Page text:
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Farmington Historic Plantation

3033 Bardstown Road, Louisville, KY 40205

Farmington was once a thriving 550-acre hemp plantation owned by one of the oldest and most prominent families in Louisville, Kentucky: the Speed family. John Speed (1772-1840) moved to Kentucky with his family when he was ten years old. In 1810, he bought land along Beargrass Creek, which he developed into his large hemp growing and processing estate. Construction of the Farmington mansion began in 1815 and was completed by 1816.  

The mansion and surrounding property were sustained by nearly 60 enslaved African Americans during the early 18th century. Hemp, as it was produced in Kentucky, was dependent on a slave economy and John Speed owned one of the largest slave holdings in Jefferson County. In 1810, Speed owned 10 slaves; in 1811,12; in 1812, 39; and in 1813, 43. This rapid increase in slave ownership reflects the establishment and development of Speed’s plantation at Farmington. The extensive hemp operation at Farmington would have required a significant amount of slave labor.


The 1840 inventory provides a number of clues about hemp production at Farmington at the time John Speed died. In 1840, $9,154 was made at Farmington from the sale of hemp products. Approximately 90 acres were used for the hemp crop that year, 87 for producing the fiber hemp and about another 3 for growing seed hemp (calculated by Otteson based on the quantity of seed listed). The two sheets for cleaning hemp seed document the use of the typical method of obtaining the seed. The 20 hemp hooks and 21 hemp breaks suggest that about 20 hands were employed in the production of hemp at Farmington. References in the settlement of John Speed's estate document the presence of a rope walk and waving house at Farmington where the hemp was processed for sale. A "jack screw" in the inventory is probably the piece of equipment used at the end of the ropewalk to twist the strands of hemp into rope.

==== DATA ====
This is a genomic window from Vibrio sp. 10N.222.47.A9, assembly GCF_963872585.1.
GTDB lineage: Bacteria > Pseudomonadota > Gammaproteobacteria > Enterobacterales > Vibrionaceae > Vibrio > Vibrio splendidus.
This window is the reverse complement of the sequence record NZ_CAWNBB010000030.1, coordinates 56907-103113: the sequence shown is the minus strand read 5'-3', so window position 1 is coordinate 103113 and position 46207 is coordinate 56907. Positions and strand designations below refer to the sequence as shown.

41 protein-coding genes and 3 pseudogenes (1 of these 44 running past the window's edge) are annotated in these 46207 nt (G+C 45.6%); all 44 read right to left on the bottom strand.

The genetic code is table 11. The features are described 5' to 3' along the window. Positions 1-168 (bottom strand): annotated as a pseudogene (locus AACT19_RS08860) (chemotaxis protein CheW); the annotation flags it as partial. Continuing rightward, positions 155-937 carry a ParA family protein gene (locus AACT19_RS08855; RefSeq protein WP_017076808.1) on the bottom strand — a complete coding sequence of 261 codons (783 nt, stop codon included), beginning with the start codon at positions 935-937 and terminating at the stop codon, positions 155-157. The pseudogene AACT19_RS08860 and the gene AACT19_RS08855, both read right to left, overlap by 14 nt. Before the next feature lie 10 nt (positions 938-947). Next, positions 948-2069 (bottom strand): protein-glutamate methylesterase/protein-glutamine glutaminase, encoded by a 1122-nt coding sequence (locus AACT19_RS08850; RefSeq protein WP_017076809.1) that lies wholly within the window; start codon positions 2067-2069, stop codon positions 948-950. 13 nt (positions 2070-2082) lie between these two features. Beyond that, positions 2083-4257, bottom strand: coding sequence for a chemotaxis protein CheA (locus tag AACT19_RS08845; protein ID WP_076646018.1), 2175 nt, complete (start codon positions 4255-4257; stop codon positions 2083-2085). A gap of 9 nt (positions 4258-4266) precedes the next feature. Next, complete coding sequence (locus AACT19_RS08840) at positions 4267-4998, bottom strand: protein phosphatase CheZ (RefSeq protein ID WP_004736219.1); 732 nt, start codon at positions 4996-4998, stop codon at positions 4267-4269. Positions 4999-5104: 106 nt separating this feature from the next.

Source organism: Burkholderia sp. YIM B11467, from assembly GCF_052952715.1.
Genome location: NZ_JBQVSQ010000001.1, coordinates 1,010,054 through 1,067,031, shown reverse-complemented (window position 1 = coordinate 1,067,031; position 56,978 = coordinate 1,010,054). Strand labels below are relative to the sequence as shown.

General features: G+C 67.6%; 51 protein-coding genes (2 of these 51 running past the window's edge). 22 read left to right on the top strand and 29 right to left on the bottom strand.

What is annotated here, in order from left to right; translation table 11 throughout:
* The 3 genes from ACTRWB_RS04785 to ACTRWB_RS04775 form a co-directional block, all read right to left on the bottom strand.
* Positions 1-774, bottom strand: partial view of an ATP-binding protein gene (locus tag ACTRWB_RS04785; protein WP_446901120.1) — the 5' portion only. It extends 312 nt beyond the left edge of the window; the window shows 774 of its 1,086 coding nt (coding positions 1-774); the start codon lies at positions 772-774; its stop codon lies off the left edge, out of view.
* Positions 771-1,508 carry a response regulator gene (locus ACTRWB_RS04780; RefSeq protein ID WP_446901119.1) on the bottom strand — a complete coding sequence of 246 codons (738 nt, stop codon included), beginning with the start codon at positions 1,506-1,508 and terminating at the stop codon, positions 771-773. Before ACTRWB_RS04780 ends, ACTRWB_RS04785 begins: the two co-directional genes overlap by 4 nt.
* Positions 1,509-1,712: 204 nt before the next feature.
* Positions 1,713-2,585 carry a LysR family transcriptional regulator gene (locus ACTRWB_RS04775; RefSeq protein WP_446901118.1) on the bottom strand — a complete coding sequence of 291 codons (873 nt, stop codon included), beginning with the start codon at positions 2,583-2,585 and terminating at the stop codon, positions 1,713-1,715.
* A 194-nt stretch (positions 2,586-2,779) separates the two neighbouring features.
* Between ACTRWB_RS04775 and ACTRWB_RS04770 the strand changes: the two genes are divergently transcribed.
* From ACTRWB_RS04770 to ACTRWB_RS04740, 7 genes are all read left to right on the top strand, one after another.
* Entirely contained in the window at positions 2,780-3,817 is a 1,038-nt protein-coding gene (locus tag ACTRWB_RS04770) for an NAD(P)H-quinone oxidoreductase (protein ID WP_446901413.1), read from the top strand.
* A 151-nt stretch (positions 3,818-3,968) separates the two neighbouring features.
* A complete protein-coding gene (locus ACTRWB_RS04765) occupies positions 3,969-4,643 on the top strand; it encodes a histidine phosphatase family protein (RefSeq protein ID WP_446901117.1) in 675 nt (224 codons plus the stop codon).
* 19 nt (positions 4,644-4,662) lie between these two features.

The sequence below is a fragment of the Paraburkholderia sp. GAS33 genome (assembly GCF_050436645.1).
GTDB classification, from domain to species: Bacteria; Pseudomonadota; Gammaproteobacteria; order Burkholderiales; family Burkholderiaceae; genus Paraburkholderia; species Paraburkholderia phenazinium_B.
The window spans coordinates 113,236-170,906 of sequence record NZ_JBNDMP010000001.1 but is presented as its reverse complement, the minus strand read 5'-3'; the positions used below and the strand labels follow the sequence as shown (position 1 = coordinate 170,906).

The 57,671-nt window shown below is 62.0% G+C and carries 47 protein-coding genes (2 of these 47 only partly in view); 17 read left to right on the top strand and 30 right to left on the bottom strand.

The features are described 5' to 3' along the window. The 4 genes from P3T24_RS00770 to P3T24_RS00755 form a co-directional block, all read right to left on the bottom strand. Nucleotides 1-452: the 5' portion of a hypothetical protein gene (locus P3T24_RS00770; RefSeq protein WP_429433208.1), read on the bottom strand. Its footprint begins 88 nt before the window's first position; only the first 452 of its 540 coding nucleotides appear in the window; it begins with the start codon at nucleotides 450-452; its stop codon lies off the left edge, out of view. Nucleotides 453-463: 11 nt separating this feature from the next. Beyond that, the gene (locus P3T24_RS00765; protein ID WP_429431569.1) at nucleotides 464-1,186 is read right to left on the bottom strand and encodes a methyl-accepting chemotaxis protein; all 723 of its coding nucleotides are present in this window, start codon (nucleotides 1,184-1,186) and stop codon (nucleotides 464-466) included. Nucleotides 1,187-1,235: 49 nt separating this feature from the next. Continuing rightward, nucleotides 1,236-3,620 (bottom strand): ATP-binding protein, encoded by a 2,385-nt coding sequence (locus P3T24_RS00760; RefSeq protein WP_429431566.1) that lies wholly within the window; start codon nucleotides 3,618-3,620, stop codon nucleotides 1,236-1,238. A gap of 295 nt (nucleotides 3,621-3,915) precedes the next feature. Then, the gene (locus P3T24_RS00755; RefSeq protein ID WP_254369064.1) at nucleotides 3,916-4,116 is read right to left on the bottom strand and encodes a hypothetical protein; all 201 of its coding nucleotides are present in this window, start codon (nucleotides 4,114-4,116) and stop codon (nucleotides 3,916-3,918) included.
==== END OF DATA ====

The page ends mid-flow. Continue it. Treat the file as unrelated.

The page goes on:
Hemp production continued at Farmington, even after the death of John Speed. In the summer of 1841, Abraham Lincoln visited Farmington for three weeks. During his visit, Lincoln would have likely have seen the slaves harvesting the hemp, and breaking the stalks for the seeds and fiber. However, after his visit, Lincoln described a group of shackled slaves he saw on his steamboat trip home. Later, he called the memory a “continual torment to me.” Perhaps Lincoln’s experience at Farmington and on his way home played a role is his anti-slavery sentiments. 


The Farmington mansion and remaining acreage is now owned by the Historic Homes Foundation and is open to the public for tours and special events. In 2016, hemp returned to the historic property as part of the Kentucky Hemp Pilot Program. A small demonstration plot is planted each season to educate guests about the rich hemp history rooted at Farmington and across the Bluegrass region. The hemp plot is facilitated by the Heritage Hemp Trail/ Kentucky Hemp Heritage Alliance and is funded by the annual hemp dinner hosted at the Farmington estate.

Click here to learn more about Farmington Historic Plantation.

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